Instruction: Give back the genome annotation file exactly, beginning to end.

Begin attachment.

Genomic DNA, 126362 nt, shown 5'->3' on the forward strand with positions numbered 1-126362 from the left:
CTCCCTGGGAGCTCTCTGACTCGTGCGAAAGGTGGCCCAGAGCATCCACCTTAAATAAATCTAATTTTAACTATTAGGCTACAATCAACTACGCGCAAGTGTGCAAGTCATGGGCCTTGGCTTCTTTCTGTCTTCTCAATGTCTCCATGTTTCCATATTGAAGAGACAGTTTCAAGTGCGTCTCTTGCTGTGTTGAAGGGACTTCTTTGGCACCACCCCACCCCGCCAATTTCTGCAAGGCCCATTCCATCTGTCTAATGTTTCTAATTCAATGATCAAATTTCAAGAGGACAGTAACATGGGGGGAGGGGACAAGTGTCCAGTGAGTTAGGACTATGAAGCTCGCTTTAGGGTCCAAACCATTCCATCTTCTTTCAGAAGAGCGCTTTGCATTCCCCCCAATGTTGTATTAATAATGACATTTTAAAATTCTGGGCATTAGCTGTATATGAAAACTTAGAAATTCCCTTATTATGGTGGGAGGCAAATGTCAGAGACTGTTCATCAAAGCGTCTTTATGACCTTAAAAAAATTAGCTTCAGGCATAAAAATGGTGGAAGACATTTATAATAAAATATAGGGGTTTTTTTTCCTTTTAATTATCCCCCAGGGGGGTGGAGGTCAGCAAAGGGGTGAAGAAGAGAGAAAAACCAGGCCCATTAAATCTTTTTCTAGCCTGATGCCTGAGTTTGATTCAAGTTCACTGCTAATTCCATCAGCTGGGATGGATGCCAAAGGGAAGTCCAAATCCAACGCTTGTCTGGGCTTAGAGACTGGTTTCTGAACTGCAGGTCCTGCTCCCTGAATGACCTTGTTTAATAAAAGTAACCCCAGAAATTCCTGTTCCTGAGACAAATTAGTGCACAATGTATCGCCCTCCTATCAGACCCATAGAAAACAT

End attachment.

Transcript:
Genomic DNA, 126362 nt, shown 5'->3' on the forward strand with positions numbered 1-126362 from the left:
CTCCCTGGGAGCTCTCTGACTCGTGCGAAAGGTGGCCCAGAGCATCCACCTTAAATAAATCTAATTTTAACTATTAGGCTACAATCAACTACGCGCAAGTGTGCAAGTCATGGGCCTTGGCTTCTTTCTGTCTTCTCAATGTCTCCATGTTTCCATATTGAAGAGACAGTTTCAAGTGCGTCTCTTGCTGTGTTGAAGGGACTTCTTTGGCACCACCCCACCCCGCCAATTTCTGCAAGGCCCATTCCATCTGTCTAATGTTTCTAATTCAATGATCAAATTTCAAGAGGACAGTAACATGGGGGGAGGGGACAAGTGTCCAGTGAGTTAGGACTATGAAGCTCGCTTTAGGGTCCAAACCATTCCATCTTCTTTCAGAAGAGCGCTTTGCATTCCCCCCAATGTTGTATTAATAATGACATTTTAAAATTCTGGGCATTAGCTGTATATGAAAACTTAGAAATTCCCTTATTATGGTGGGAGGCAAATGTCAGAGACTGTTCATCAAAGCGTCTTTATGACCTTAAAAAAATTAGCTTCAGGCATAAAAATGGTGGAAGACATTTATAATAAAATATAGGGGTTTTTTTTCCTTTTAATTATCCCCCAGGGGGGTGGAGGTCAGCAAAGGGGTGAAGAAGAGAGAAAAACCAGGCCCATTAAATCTTTTTCTAGCCTGATGCCTGAGTTTGATTCAAGTTCACTGCTAATTCCATCAGCTGGGATGGATGCCAAAGGGAAGTCCAAATCCAACGCTTGTCTGGGCTTAGAGACTGGTTTCTGAACTGCAGGTCCTGCTCCCTGAATGACCTTGTTTAATAAAAGTAACCCCAGAAATTCCTGTTCCTGAGACAAATTAGTGCACAATGTATCGCCCTCCTATCAGACCCATAGAAAACAT